Gurugram’s controversial take on the offering of Namaz in open spaces epitomizes the legitimization of communal intolerance and the assertion of narrow identity politics.
Syed Mohammad is an Independent Journalist and Activist- based in Indore.
India is a secular nation and its history of secularism came from a conscious decision that was made by its leaders after partition. The tragic unfolding of partition based on communal identities and religious intolerance led to large scale destruction both in terms of human lives and assets. Thousands of women were raped and abducted, both the religious communities engaged in violence and destruction, people were compelled to leave their home and belongings and move to the other side of the border and a great amount of inter community disbelief, hatred and fear were generated. Pakistan chose to become an Islamic state while India despite partition chose to become a secular state accommodative and respectful towards various religions.
This meant that the Indian constitution and the state were to look at all individuals beyond their religious identities and treat them in the same way. However it has been discovered several times that the secular ideals that were cherished have often been neglected and many minorities have been denied their space.
Communal riots, cases of lynching, discrimination in public office and institutions have occurred in many corners of the nation but a phenomenon that has also unfolded with the progression of time is that the trust and love between the majority and the minority communities, their eagerness to share space and exchange cultural traditions, their ability to engage in interpersonal and cordial negotiations and to look at each other with respect and dignity has decreased over time.
This implies that communal politics easily invites people to fight the other, any spark or incitation becomes a reason to engage in violence. When society begins to give critical significance to parochial identity instead of shared heritage, it moves towards regimentation and backwardness. Developmental issues are less attractive compared to communal politics; the fear psychosis and stereotypes about the ‘other’ become important.
This is perhaps what our nation is seeing at this time. We witnessed cow lynching, mob violence, dishonouring of women, allegations of anti-national/anti-state mobilizations against certain minority institutions and the greater distrust and surveillance issued by the state against a particular minority community.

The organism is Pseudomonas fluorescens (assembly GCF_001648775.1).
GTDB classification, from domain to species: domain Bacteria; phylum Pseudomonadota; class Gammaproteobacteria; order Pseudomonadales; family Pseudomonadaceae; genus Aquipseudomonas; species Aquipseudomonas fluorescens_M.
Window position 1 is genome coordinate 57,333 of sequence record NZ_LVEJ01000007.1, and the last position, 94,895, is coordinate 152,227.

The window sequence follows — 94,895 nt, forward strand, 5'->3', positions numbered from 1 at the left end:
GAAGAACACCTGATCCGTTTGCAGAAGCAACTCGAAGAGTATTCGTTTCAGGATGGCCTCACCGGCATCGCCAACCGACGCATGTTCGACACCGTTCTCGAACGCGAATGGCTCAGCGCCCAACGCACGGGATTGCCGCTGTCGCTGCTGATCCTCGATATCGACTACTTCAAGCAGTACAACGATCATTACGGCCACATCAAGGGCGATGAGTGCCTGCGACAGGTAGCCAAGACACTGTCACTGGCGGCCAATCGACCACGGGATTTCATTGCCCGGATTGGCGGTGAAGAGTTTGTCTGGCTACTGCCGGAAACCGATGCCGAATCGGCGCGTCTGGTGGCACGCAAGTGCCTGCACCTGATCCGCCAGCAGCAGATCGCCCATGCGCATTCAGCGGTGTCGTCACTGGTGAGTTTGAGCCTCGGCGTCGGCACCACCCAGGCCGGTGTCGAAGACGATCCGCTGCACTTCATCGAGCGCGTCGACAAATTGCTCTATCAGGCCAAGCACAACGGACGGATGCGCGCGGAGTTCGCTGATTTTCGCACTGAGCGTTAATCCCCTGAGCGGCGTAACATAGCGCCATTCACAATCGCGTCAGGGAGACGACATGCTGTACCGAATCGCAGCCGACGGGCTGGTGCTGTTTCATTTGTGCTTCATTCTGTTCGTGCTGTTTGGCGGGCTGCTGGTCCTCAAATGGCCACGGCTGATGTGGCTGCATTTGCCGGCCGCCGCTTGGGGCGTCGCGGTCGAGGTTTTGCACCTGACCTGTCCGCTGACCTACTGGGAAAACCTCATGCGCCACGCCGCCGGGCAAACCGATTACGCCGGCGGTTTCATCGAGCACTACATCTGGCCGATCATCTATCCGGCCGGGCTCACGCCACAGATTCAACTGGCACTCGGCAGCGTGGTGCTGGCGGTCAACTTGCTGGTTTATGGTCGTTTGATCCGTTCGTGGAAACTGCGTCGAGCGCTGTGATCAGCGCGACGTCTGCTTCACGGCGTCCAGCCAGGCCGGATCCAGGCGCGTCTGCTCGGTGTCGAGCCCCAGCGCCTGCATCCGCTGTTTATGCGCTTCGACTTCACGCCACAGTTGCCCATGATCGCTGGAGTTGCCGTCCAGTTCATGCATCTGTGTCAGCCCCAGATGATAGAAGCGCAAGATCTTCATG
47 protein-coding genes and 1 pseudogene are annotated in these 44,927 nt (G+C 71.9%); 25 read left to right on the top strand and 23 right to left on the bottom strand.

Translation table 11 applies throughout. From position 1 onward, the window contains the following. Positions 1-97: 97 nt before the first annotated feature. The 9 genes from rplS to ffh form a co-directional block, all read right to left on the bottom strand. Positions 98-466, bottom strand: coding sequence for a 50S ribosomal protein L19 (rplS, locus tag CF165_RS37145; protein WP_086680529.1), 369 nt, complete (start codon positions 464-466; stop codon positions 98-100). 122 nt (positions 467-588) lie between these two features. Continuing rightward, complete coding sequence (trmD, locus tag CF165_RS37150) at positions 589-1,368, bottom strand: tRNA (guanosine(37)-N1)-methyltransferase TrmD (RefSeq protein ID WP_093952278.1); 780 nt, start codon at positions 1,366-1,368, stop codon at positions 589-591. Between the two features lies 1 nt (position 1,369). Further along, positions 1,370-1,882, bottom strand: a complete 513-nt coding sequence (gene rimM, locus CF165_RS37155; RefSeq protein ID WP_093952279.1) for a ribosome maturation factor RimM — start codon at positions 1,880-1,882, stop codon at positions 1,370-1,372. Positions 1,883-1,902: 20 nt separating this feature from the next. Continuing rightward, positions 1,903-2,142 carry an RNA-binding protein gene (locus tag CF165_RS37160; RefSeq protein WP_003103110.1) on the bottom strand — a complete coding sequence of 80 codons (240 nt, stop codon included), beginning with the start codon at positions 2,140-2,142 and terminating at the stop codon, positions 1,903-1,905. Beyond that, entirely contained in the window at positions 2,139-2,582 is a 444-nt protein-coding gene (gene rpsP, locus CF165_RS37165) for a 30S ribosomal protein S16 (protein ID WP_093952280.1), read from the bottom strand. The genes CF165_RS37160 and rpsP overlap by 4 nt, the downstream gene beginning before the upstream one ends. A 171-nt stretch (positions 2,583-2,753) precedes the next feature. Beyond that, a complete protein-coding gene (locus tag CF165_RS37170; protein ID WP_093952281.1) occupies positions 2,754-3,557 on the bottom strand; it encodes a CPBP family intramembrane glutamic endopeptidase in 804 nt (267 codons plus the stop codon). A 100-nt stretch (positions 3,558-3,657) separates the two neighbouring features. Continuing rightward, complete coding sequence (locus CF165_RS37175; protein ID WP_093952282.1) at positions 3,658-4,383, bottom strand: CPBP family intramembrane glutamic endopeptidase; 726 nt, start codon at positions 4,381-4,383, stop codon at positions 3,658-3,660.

However the recent unfolding at Gurugram symbolised the culture of communal intolerance and fear that have become integral aspects of our lives in the nation. Right wing organisations have recently accused that Bangladeshi immigrants were attempting to grab land in Gurugram in the name of offering Namaz on Fridays.
The offering of Namaz in open areas has been seen to be practiced because there are few mosques in the area and accommodating the devotees has become difficult. Several members of the minority assert that it is a strategic move before the Lok Sabha election to attract more votes from the majority.
In Gurugram’s Millennium city the controversy over Jumma Namaz has been going on over the past few weeks. Members of the community feel that there are few mosques in the community and it becomes impossible to accommodate a large section of the people who are then compelled to sit on the road. Old Gurugram has eight mosques with a combined capacity of 3,000 people however there is only one mosque in Gurugram, sector 57 and it is under litigation.
Mahavir Bhardwaj, the Convenor of the Sanyukt Hindu Sangharsh Samiti , the organisation that is leading the movement against offering of Namaz in open public spaces suggests that that this was a strategy of the minorities to grab land illegally. The organisation demands that out of the 90 open spaces in Gurugram where Namaz is offered only few be allowed for the purpose of Namaz and stringent action be taken against immigrant Muslims like the Rohingyas and the Bangladeshis.
The controversy is going on in Gurugram and the issue has become the centre of public discussion. In an apparently urban, educated, professional and wealthy Gurugram it is paradoxical that people’s capacity for adjusting and tolerating the practices of diverse groups is so low. Is our training, our qualification, our educational upbringing insufficient for making us matured and responsible citizens?
India being a secular nation must give space and a decent life to members irrespective of their religious identities. The construction of mosques or churches is as central to the spiritual environment as is that of the temples. It is for the ordinary citizens of the nation to think beyond the politics of communalism and truly imbibe the secular ideal. Diversity and dissent are the heartbeat and breath of democratic nations, aren’t they?